I admit, I have not heard many successful bands with an unabbreviated name as long as this five-piece from Seattle. In fact, I was surprised to find that they fit their name on their album cover. Boasting a whole 12 syllables, Gary Reynolds and the Brides of Obscurity are out to prove that there are no lengthy limitations to success. With their name actually being the least important aspect of their overall makeup, frontman Gary Reynolds and his four talented henchmen are slowly but steadily making a name for themselves as one of the catchiest indie-rock acts to come out of the Pacific Northwest this year. Though their photos depict a group of older men who appear past the norm of a stereotypical “indie rocker” with dyed jeans and slick hairdos in their early 20s, the cumulative experience of the five band members causes their ideal artistic peak to be more in the present and future than it is in the past. Though the majority of members in Gary Reynolds and the Brides of Obscurity have been basking in a variety of musical acts throughout the past 15 years, their latest release under their current moniker is undoubtedly their best on several fronts.
Having your name preceding the title of your backing band often symbolizes a role of productive leadership and raw talent. Gary Reynolds is no exception. Though the Brides of Obscurity are faultless in their instrumental craft, Reynolds’ engaging songwriting remains the heart and soul of his promising act. He also provides for much of his material’s production process, as he engineered and produced the majority of his releases so far. It must help that he owns Electrokitty Studio, the site of Gary Reynolds and the Brides of Obscurity’s second full-length release, Santiago’s Vest. It is the follow-up to the band’s impressive 2005 debut, Instant Happiness; it was a widespread effort that drew pleasurable comparisons to John Lennon, Donovan, and other legendary British songwriters. In addition to providing lead vocals, guitar, and piano, Reynolds is joined by guitarist Don Durham, bassist Justin Friesen, organist Jeremy Manley, and drummer Perry Morgan. The group manages to execute a cohesive display of power-pop and Americana influences while constantly reminding us of their knack for irresistible hooks, often led by Reynolds’ vocals, guitar, or Wurlitzer. He has the voice of a storyteller, a deep and soulful croon that exhibits an ability to turn a chorus into a moment of absolute magnificence on vocal strength alone. Look no further than the powerful “Sleep” for a credible example; it is one of the best tracks on Santiago’s Vest that never seems to get tiring. Its dynamic chorus, fully supplemented by Reynolds’ vocals, is arguably the finest moment on the album.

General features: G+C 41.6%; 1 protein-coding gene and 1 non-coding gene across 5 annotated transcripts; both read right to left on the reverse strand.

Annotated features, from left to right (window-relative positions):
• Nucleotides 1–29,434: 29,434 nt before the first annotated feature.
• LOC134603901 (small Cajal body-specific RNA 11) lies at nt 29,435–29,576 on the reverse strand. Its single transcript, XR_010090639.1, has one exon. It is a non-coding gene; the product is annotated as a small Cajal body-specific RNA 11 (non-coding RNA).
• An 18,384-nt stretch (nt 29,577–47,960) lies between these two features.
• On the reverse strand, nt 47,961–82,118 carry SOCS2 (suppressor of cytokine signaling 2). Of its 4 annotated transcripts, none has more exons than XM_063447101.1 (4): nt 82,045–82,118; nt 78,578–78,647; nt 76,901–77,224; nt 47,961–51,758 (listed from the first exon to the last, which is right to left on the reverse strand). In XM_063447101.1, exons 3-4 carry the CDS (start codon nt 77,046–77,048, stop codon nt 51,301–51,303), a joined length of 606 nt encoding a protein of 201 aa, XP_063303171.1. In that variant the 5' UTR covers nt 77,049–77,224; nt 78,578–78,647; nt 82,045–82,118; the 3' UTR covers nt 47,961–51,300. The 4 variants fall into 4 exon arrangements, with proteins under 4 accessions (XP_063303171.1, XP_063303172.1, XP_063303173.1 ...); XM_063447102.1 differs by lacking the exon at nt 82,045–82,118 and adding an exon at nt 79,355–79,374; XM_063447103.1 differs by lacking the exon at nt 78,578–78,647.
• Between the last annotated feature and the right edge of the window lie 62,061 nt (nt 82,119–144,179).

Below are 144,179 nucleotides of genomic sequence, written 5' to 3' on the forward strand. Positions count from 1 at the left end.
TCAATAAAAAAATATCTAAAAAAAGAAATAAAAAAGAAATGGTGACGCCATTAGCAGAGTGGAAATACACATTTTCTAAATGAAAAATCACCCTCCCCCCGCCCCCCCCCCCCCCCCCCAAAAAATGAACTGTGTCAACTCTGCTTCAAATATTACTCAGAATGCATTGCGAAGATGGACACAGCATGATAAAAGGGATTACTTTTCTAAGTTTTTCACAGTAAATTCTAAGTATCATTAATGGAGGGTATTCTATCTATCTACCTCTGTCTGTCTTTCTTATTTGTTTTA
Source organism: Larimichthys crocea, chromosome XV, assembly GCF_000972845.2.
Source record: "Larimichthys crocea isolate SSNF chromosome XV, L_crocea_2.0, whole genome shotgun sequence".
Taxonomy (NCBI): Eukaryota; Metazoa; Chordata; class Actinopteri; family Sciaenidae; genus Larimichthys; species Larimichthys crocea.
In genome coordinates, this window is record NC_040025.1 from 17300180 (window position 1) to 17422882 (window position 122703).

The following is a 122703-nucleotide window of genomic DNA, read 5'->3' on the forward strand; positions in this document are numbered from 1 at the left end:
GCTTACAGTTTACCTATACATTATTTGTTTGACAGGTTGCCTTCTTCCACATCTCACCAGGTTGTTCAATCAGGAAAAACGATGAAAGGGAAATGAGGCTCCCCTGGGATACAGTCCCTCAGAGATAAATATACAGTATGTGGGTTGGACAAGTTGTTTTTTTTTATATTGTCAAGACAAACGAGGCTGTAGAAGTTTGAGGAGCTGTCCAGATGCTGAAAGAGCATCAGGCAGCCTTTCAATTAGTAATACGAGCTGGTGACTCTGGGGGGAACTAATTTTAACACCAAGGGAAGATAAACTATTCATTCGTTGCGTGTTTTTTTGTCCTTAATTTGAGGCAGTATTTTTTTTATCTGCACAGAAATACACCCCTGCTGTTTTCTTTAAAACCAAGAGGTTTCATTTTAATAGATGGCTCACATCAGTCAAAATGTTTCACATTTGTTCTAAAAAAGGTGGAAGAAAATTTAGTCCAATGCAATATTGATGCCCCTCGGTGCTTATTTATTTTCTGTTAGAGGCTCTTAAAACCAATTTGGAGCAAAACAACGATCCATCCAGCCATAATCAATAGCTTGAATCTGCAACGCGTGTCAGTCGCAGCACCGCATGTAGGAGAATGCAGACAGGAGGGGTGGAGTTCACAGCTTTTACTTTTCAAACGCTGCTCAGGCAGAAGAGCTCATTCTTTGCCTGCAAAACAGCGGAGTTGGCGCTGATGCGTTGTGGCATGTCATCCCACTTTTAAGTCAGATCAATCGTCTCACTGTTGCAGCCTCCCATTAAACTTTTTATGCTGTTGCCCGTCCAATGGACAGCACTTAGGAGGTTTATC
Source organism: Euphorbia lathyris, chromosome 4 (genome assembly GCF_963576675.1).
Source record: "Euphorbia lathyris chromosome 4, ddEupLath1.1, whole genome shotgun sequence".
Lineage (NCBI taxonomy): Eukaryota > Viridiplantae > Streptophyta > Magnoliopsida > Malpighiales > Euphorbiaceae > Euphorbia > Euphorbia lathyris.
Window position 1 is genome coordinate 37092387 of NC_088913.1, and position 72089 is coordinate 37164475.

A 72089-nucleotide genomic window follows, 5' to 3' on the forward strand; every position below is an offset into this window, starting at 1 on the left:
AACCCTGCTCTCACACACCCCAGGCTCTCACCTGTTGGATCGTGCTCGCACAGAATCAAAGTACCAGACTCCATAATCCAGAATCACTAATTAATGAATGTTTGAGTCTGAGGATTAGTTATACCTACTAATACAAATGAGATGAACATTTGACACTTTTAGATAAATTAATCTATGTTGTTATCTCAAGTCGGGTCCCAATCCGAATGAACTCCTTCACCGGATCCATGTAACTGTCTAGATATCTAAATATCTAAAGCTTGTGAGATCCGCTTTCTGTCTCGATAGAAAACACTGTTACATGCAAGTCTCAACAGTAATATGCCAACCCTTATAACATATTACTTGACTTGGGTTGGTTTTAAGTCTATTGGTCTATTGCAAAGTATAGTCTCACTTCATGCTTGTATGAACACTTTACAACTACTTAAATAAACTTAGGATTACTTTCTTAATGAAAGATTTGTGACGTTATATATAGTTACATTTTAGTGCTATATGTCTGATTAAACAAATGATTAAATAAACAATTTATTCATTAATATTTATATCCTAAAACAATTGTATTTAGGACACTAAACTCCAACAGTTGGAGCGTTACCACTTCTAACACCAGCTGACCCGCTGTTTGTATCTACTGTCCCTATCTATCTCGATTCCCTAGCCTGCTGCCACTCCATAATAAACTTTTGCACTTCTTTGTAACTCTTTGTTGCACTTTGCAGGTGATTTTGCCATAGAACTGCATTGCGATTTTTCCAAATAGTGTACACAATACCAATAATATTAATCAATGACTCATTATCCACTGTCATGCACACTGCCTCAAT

Oddly enough, though Reynolds is based out of Washington, his vocals frequently remind me of several Brit-pop greats, particularly an accent-less Damon Albarn. Check out the rollicking sing-along, “Where We Go From Here”, or the harmonious Wall Eyed Girl”, a sympathetic guitar-led tale depicting the similarities between artistic and humane imperfections, for some justifiable comparisons. Though both stray in similar patterns, the repetition seems rewarding because of Reynolds’ sincere melodic recognition. The swift changes of key, particularly during “Where Do We Go From Here”, are often supplemented by a proficient guitar solo or percussive burst. It is there where the Brides of Obscurity shine, incorporating key-based instruments flawlessly with a variety of electric guitars and interlaced percussion. The overlapping approach contained in the varied instrumentation is echoed through the origination of the album’s name, Santiago’s Vest. “The concept is about ordinary things being held up like they have great worth,” Reynolds explained, relaying a story in which he used an intern’s (Santiago’s) leftover vest as a case for his trusty Wurlitzer. With guitars often being the domineering force in indie-rock and power-pop, Reynolds takes pride in using a variety of instruments that often go overlooked.
Though guitars and a steady rhythm section remain vital aspects throughout Santiago’s Vest, I have found the most uniquely beneficial instruments to be in the form of Reynolds’ Wurlitzer and and Manley’s organ. Both the infectious “Everybody’s Somewhere” and “Mrs. Lowe” are highly demonstrative of these instrumental qualities, both reaping in crafty key-oriented execution. “Everybody’s Somewhere” takes a minute or two to kick into full gear but, once it does, Reynolds’ vocals make an irresistible chorus soar. “Mrs. Lowe”, on the other hand, is just as enjoyable in its showmanship, this time showing slight shades of British psychedelia. Strains of organs and the progression of a Wurlitzer during the bridges and choruses make each song an absolute treat, much like Santiago’s Vest as a whole. In fact, the opening “Capital State” is nearly solely dominated by a Wurlitzer and acoustic guitar, being hauntingly enriching considering the lyrical content it tackles. “It looks like you’re flying at half mast,” Reynolds sings, detailing the struggle that many go through in their attempt for artistic singularity. Though the five men in Gary Reynolds and the Brides of Obscurity take nods from a variety of genres including psychedelia, Brit-pop, blues, and folk, their most readily apparent style is that of fun, hook-filled power-pop. Look for Santiago’s Vest when it hits the shelves in February. Mark it up as another great one for ’08.